The imprint of Kabul on Emmanuel Macron’s trip to Iraq

It is there that the head of the Islamic State (IS) organization, Abu Bakr Al-Baghdadi, proclaimed himself, seven years ago, caliph of the territories conquered by the terrorist group. The ruins of the Al-Nouri Mosque have been cleared since the recapture of Mosul in 2017, but the reconstruction of the building has barely begun. The lower part of the brick minaret destroyed by the jihadists during their defeat is still covered with a brown tarp. What remains of the prayer hall is supported by props. The places give an idea of ​​the work to be carried out in Iraq to overcome the dark hours of the “caliphate” and the years of war opened after the overthrow, by the United States and its allies, of the regime of Saddam Hussein.

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It is here that Emmanuel Macron chose, Sunday, August 29, on the second day of his trip to the country, to measure the progress made since the defeat of the jihadists. However, the visit turned into a delicate exercise, even a risky bet, against the backdrop of the Western debacle in another theater of operations, so far and so close at the same time: Afghanistan.

Emmanuel Macron visits the Al-Nouri Mosque undergoing rehabilitation in Mosul, August 29, 2021.

In the streets of downtown Mosul, ruins and piles of rubble are everywhere. Few of the shops have raised their curtains, while the district has been transformed into a vast entrenched camp due to a presidential visit. The convoy accompanying Emmanuel Macron – about twenty armored vehicles – made its way under close surveillance by Iraqi and French forces. Proof that the threat remains alive.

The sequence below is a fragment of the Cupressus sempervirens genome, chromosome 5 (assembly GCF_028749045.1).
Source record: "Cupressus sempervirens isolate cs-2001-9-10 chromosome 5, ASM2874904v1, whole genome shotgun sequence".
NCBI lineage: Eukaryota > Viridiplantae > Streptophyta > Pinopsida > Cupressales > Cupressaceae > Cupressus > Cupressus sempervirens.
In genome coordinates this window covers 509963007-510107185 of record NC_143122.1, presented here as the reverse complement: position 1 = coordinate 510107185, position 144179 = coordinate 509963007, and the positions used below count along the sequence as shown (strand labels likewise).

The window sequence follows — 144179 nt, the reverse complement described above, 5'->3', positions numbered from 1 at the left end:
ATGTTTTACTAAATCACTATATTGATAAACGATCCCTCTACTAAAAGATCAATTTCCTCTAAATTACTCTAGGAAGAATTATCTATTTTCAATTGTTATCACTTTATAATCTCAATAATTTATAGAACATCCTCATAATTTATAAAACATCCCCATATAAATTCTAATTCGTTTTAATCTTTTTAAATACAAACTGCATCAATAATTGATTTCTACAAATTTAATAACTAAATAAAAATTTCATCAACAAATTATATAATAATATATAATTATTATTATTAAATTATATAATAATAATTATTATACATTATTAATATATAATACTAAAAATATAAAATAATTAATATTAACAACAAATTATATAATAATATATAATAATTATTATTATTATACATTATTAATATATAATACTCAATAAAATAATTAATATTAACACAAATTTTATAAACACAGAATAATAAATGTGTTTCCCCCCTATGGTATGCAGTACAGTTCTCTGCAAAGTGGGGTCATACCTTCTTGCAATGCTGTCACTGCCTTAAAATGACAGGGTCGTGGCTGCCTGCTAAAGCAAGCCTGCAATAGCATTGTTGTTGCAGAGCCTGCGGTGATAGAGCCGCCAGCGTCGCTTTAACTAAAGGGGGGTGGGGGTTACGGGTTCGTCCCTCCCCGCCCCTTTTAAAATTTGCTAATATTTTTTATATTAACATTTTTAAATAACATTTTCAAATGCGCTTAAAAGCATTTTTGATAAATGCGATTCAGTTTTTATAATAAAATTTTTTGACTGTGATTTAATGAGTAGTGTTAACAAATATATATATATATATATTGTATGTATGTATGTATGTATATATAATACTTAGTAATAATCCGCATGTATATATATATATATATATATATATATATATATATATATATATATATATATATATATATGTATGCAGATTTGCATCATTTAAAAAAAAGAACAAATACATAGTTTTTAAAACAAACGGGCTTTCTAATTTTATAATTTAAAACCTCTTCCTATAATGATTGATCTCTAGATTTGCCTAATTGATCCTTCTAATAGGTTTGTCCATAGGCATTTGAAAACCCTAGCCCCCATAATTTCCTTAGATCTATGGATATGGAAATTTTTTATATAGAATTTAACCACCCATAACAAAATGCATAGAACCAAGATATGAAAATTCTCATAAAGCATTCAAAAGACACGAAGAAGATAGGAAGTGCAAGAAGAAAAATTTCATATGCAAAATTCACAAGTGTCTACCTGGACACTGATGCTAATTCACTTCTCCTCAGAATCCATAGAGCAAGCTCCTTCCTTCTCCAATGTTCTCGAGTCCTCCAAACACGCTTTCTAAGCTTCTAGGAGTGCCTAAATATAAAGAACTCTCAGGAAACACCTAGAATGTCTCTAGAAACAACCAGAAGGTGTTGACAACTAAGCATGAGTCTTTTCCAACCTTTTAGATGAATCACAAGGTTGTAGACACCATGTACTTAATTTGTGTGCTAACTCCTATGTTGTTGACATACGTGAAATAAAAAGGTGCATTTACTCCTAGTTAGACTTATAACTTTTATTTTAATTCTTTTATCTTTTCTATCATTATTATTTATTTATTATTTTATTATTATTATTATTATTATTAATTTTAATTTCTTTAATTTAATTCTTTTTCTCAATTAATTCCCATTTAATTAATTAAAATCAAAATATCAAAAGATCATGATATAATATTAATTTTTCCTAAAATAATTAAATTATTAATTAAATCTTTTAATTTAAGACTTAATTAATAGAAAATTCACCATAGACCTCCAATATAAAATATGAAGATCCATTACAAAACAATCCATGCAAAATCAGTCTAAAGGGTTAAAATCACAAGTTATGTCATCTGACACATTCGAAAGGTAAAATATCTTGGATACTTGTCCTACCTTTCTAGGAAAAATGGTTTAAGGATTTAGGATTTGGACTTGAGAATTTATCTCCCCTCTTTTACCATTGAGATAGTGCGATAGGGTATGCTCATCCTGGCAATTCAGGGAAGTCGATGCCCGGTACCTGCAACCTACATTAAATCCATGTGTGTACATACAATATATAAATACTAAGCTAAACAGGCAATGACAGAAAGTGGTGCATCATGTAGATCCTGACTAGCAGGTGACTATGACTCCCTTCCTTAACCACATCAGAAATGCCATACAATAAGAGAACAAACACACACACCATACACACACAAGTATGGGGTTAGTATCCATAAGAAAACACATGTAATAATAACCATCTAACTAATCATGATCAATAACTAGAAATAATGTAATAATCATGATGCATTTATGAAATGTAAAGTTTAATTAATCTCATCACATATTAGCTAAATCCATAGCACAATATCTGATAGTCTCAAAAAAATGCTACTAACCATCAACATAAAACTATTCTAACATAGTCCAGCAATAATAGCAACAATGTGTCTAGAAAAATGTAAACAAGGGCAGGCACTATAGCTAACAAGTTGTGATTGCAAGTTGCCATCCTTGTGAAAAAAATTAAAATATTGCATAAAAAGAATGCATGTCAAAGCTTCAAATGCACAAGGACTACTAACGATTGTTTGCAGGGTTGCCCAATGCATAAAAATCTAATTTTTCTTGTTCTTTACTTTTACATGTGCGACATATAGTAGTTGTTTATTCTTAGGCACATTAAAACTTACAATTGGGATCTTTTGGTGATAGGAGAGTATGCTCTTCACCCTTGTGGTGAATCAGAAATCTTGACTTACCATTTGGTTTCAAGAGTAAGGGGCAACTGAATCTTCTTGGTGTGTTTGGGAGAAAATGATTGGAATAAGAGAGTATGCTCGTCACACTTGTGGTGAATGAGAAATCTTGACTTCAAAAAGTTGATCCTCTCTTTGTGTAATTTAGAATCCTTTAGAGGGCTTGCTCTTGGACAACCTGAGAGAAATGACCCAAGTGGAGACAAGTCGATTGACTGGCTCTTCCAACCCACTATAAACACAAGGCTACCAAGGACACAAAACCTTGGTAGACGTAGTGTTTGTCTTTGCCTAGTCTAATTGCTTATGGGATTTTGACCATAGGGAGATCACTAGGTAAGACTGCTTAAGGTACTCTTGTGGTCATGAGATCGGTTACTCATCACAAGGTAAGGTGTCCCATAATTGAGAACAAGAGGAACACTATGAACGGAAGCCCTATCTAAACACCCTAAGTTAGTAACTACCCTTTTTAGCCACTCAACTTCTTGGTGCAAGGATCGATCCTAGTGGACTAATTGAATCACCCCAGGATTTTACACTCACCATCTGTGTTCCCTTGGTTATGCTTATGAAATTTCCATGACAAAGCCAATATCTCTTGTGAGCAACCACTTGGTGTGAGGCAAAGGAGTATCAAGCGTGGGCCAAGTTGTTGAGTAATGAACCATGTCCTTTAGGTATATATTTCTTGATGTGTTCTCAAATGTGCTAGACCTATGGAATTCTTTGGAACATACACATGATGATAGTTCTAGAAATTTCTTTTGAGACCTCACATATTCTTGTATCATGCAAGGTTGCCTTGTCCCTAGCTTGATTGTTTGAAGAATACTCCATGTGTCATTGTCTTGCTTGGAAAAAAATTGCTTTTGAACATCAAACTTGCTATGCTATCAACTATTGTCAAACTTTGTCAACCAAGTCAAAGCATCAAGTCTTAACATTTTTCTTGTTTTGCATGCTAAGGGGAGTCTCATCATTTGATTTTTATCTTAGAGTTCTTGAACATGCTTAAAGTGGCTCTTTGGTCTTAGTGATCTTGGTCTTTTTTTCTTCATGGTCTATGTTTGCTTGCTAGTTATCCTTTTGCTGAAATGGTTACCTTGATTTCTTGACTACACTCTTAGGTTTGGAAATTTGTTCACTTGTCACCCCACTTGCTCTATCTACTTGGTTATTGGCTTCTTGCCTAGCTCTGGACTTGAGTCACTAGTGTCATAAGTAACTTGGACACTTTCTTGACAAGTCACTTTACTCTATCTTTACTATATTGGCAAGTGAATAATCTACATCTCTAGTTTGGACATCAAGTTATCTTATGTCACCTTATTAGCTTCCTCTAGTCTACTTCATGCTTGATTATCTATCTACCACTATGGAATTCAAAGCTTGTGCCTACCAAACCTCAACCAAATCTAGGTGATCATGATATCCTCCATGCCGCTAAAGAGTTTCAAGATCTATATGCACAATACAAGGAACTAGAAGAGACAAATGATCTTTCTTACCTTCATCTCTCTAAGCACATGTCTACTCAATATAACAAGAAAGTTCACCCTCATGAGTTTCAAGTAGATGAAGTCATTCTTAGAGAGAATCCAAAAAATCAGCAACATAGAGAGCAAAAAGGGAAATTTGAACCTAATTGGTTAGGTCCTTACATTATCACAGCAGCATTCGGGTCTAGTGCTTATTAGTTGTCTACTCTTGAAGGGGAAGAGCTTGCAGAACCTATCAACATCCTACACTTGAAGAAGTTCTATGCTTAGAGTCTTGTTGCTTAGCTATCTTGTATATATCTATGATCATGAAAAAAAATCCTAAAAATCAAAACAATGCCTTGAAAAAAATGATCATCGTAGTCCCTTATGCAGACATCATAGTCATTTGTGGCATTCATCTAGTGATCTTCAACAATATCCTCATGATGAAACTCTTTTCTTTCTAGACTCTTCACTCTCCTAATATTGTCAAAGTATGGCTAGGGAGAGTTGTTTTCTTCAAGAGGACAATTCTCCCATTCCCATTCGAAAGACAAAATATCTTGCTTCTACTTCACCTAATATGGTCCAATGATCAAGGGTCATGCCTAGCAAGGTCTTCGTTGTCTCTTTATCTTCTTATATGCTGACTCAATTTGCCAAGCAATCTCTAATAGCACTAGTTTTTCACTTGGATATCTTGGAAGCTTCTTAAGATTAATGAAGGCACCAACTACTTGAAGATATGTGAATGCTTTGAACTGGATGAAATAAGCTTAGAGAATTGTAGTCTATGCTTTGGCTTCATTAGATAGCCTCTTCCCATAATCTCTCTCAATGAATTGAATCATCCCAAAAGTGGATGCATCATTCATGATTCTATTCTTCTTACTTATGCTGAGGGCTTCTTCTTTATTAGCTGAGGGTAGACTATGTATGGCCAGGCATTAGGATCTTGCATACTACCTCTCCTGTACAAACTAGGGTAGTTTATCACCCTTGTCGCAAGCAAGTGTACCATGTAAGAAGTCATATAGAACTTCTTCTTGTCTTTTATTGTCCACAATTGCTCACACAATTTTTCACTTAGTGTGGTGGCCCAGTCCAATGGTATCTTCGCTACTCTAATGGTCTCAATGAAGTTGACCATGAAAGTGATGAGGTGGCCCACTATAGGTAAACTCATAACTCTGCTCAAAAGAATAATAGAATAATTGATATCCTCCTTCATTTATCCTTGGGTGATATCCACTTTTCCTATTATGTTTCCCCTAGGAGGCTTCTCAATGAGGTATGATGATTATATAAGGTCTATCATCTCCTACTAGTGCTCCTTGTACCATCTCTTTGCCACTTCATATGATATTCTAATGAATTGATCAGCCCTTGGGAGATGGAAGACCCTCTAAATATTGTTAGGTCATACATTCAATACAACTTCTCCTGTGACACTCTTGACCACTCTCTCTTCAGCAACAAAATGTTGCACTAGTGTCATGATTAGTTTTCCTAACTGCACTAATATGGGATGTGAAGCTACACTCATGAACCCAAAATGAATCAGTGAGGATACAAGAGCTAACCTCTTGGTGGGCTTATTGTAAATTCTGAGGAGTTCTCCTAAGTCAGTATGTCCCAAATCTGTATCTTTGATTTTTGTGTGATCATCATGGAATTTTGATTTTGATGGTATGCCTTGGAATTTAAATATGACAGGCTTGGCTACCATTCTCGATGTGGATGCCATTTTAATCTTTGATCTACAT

Call for cohabitation

In this martyred city, the Head of State, who came from Erbil by helicopter, first visited the Church of Our Lady of the Hour. The Catholic building is less ravaged than the nearby Great Mosque, but still bears the stigmata of the “caliphate”: the organization had transformed the place into a court. She used the cellars to execute, by hanging among other things, the victims of her hasty justice. “Three strings have still been found in recent days”, notes Brother Olivier Poquillon, a Dominican who returned in 2019, in order to support the restoration project carried out, such as that of the Al-Nouri mosque, under the aegis of Unesco, thanks to donations from the United Arab Emirates. “We are lifting the stones to rebuild confidence”said the monk dressed in white.

Emmanuel Macron at the Notre-Dame de l'Heure church undergoing rehabilitation in Mosul, August 29, 2021.

In the mind of Mr. Macron, this gesture of support for Iraqi Christians, of whom very few have returned to the city, goes well beyond this single community. Late the day before, even before the Sunni mosque in Mosul, he had visited in Baghdad, with the Iraqi Prime Minister, Mustafa Al-Kadhimi, a Shiite shrine, a community whose influence has continued to grow in the country with the support from Iran. Mr. Macron also spoke with Nadia Murad, Nobel Peace Prize winner of Yazidi origin persecuted by IS. Finally, in Erbil, tribute was paid to the Kurdish fighters and their leaders, including the ex-president of Kurdistan and tutelary figure Massoud Barzani.

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